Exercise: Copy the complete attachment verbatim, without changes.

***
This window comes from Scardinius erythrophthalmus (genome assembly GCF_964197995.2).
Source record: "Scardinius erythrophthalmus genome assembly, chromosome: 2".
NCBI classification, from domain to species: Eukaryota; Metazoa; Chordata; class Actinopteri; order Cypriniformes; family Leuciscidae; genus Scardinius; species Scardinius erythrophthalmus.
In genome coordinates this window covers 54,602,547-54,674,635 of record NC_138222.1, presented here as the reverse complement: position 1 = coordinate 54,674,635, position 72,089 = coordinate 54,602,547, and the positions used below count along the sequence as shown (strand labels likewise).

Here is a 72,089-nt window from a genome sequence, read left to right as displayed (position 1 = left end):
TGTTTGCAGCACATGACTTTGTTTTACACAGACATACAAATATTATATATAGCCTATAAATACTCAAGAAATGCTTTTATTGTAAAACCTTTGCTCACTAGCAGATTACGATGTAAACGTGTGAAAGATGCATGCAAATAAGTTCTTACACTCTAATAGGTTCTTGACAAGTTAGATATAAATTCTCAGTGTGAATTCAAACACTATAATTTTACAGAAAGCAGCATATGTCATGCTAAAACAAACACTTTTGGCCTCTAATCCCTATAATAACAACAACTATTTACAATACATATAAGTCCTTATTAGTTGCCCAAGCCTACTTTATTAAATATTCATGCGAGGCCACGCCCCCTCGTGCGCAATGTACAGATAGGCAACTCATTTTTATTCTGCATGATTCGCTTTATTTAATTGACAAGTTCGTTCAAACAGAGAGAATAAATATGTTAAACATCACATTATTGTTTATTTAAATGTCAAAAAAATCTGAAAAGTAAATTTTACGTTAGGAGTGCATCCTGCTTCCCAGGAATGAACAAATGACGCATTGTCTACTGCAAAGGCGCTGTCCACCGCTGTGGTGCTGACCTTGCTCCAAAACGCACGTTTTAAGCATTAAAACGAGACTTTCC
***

This window comes from Scardinius erythrophthalmus (genome assembly GCF_964197995.2).
Source record: "Scardinius erythrophthalmus genome assembly, chromosome: 2".
NCBI classification, from domain to species: Eukaryota; Metazoa; Chordata; class Actinopteri; order Cypriniformes; family Leuciscidae; genus Scardinius; species Scardinius erythrophthalmus.
In genome coordinates this window covers 54,602,547-54,674,635 of record NC_138222.1, presented here as the reverse complement: position 1 = coordinate 54,674,635, position 72,089 = coordinate 54,602,547, and the positions used below count along the sequence as shown (strand labels likewise).

Here is a 72,089-nt window from a genome sequence, read left to right as displayed (position 1 = left end):
TGTTTGCAGCACATGACTTTGTTTTACACAGACATACAAATATTATATATAGCCTATAAATACTCAAGAAATGCTTTTATTGTAAAACCTTTGCTCACTAGCAGATTACGATGTAAACGTGTGAAAGATGCATGCAAATAAGTTCTTACACTCTAATAGGTTCTTGACAAGTTAGATATAAATTCTCAGTGTGAATTCAAACACTATAATTTTACAGAAAGCAGCATATGTCATGCTAAAACAAACACTTTTGGCCTCTAATCCCTATAATAACAACAACTATTTACAATACATATAAGTCCTTATTAGTTGCCCAAGCCTACTTTATTAAATATTCATGCGAGGCCACGCCCCCTCGTGCGCAATGTACAGATAGGCAACTCATTTTTATTCTGCATGATTCGCTTTATTTAATTGACAAGTTCGTTCAAACAGAGAGAATAAATATGTTAAACATCACATTATTGTTTATTTAAATGTCAAAAAAATCTGAAAAGTAAATTTTACGTTAGGAGTGCATCCTGCTTCCCAGGAATGAACAAATGACGCATTGTCTACTGCAAAGGCGCTGTCCACCGCTGTGGTGCTGACCTTGCTCCAAAACGCACGTTTTAAGCATTAAAACGAGACTTTCC